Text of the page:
Today, Wind slabs may not be of much an issue until later in the day when we start getting snow with the forecasted winds gusting into the 20's out of the South. Hopefully the winds calm down before the snow falls. Not much snow exists for transport right now, but there is still soft snow in shady places.
Expect growing slabs, 2-8 inches thick, in the upper elevations, that are likely going to form on a crust, and in some places the wind will scour all the new snow easily off of firm Sun and temperature crusts
Remember! if you are skiing shady, northerly terrain you increase your risk of finding scattered old wind slabs. Even small avalanches can have big consequences if you are in committing terrain.
If you are coming to visit the McCall, Donnelly or Cascade areas over the next few days, please be aware that we are a small, rural area with limited EMS, Medical and other resources available. Many bars and restaurants are closed or open only for take out orders. Both Ski Resorts are closed. We are taking the Corona Virus threat very seriously and if you are a visitor, we need you to take the precautions described by the CDC to help keep our communities safe. You can find more info about open businesses and other community information at: https://valley-county-covid-19-response-valleycounty.hub.arcgis.com/
Also, Please don’t ride your Snowmobile at Brundage Mountain Resort, or within the BMR permit area which includes areas adjacent to the resort. It is illegal even though the resort is closed. Also, with the lifts closed many skiers are utilizing the resort for backcountry skiing. There are PLENTY of other areas to snowmobile nearby. Please reference the USFS Payette National Forest Winter Travel Map for more info.
Yesterday, on Granite mountain, the bright Sun softened the snow enough to allow for good ski purchase in the afternoon. We observed small loose-wet point releases and roller balls near the rocks under full Sun. The snow softened beyond its prime around 1:30 on a due South aspect.
|0600 temperature:||28 deg. F.|
|Max. temperature in the last 24 hours:||33 deg. F.|
|Average wind direction during the last 24 hours:||E|
|Average wind speed during the last 24 hours:||5 mph|
|Maximum wind gust in the last 24 hours:||20 mph|
|New snowfall in the last 24 hours:||0 inches|
|Total snow depth:||NA inches|
Area Forecast Discussion
National Weather Service Boise ID
313 AM MDT Mon Mar 23 2020
.SHORT TERM...Today through Wednesday night...
A large upper level trough is tracking southward along the Pacific
Northwest coast this morning, bringing an increase in clouds and
winds to the region. By this afternoon, this low will encourage
moist, dynamic flow aloft for OR and ID, supporting showers and
thunderstorms during this afternoon and evening. Low- to mid-
level winds will be as high as 35-45 mph, which will likely mix
down to the surface with showers and instability present.
Sustained surface winds will also be enhanced outside of showers,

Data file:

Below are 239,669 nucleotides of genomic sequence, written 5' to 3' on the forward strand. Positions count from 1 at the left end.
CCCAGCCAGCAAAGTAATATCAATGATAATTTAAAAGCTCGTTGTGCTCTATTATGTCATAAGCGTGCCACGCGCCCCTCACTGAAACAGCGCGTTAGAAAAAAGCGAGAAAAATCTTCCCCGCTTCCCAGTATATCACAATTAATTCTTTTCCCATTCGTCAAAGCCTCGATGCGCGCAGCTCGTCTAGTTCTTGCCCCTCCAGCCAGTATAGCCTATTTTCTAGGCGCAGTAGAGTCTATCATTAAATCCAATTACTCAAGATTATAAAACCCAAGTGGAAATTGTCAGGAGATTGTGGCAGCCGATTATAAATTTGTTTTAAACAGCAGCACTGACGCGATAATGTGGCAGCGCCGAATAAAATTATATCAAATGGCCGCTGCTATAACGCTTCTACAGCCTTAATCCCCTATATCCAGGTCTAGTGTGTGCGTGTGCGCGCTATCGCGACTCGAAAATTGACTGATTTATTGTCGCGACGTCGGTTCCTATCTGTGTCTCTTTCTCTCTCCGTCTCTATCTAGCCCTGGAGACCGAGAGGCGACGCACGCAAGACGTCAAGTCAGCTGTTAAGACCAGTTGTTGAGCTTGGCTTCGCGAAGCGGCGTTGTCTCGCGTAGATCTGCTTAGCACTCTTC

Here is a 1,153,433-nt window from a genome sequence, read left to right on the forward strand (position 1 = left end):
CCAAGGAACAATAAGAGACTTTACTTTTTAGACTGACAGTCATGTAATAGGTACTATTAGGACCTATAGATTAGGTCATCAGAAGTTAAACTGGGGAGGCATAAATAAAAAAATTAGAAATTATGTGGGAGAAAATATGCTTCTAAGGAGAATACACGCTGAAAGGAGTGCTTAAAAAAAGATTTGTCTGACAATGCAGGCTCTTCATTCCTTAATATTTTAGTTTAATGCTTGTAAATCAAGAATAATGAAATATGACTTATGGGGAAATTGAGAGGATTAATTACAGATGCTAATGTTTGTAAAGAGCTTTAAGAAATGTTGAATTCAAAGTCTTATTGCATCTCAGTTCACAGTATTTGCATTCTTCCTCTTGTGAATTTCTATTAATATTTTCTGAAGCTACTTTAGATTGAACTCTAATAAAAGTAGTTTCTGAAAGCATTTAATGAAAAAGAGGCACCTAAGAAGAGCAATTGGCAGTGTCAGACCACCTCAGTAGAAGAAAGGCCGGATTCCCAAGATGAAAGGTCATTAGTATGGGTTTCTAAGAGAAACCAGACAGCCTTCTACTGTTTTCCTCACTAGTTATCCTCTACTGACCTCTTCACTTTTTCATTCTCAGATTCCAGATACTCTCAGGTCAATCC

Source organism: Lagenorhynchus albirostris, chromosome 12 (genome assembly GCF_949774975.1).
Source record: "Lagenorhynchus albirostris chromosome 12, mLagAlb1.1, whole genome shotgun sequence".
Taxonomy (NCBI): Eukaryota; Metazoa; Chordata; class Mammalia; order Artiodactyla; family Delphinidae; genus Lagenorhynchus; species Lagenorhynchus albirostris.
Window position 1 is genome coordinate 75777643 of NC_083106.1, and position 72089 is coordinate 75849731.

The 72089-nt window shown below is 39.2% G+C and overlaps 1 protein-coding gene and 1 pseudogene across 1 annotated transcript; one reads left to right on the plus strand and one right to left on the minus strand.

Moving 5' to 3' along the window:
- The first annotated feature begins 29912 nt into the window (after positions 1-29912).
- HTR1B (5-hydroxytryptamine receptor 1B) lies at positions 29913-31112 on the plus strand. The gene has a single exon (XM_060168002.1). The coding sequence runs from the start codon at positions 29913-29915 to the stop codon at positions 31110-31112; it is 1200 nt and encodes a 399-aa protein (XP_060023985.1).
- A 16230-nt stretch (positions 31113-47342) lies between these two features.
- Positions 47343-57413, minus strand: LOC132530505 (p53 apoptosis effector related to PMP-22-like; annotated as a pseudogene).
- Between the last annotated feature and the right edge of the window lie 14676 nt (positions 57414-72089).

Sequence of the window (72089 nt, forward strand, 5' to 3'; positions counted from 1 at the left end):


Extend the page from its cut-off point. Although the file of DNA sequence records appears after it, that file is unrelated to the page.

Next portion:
with up to 20-30 mph sustained winds over southeast Oregon and far
southwest Idaho. A cold frontal passage is forecast to move from
NW to SE later this evening, lowering snow levels to near valley
floors as shower activity decreases. However, isolated to
scattered showers will still continue for both Tuesday and
Wednesday with a rain/snow mix possible for lower elevations.
Mountain elevations above 4000 feet MSL can expect to see periods
of light to moderate snow accumulations through Wednesday.
Temperatures will lower 10 degrees or more from Monday to Tuesday
behind the cold front passage, with additional cooling into
Wednesday that will feel more like late February.
.LONG TERM...Thursday through Monday...The upper level trough
will move off to the southeast Thursday, and a fast-moving ridge
will pass through Thu night, bringing dry weather. Moist northwest
flow aloft will return Friday, bringing showers to the region,
especially the higher terrain of the north. This will continue
through Saturday. An upper level trough is forecast to move in
Saturday night along with moist west flow in its wake, bringing
additional showers Saturday through Monday. Temperatures will be
below normal through Saturday, then rise to above normal Sunday
and Monday. Although based on ensembles, this forecast tracks much
closer to the 00Z run of the operational ECMWF than the GFS,
in which the latter is much drier for the weekend.
.AVIATION...Initially VFR with increasing clouds from the
northwest through the day. Then, areas of MVFR/IFR and mountain
obscurations in showers and thunderstorms this afternoon/evening
as a cold front moves through from the northwest from 18Z to 06Z
tonight. Snow levels: around 5kft, becoming 3500ft by Tue
morning. Surface winds less than 10 kt through 18Z, becoming
southwest to northwest 10-20 kt with higher gusts after 18Z. Wind
gusts 30 to 40 kt late this afternoon in southeast Oregon, with
gusts 20 to 30 kt elsewhere. Winds aloft at 10kft MSL: SW 20-40 kt
This avalanche advisory is provided through a partnership between the Payette National Forest and the Payette Avalanche Center. This advisory covers the West Central Mountains between Hard Butte on the north and Council Mountain on the south. This advisory applies only to backcountry areas outside established ski area boundaries. This advisory describes general avalanche conditions and local variations always occur. This advisory expires at midnight on the posted day unless otherwise noted. The information in this advisory is provided by the USDA Forest Service who is solely responsible for its content.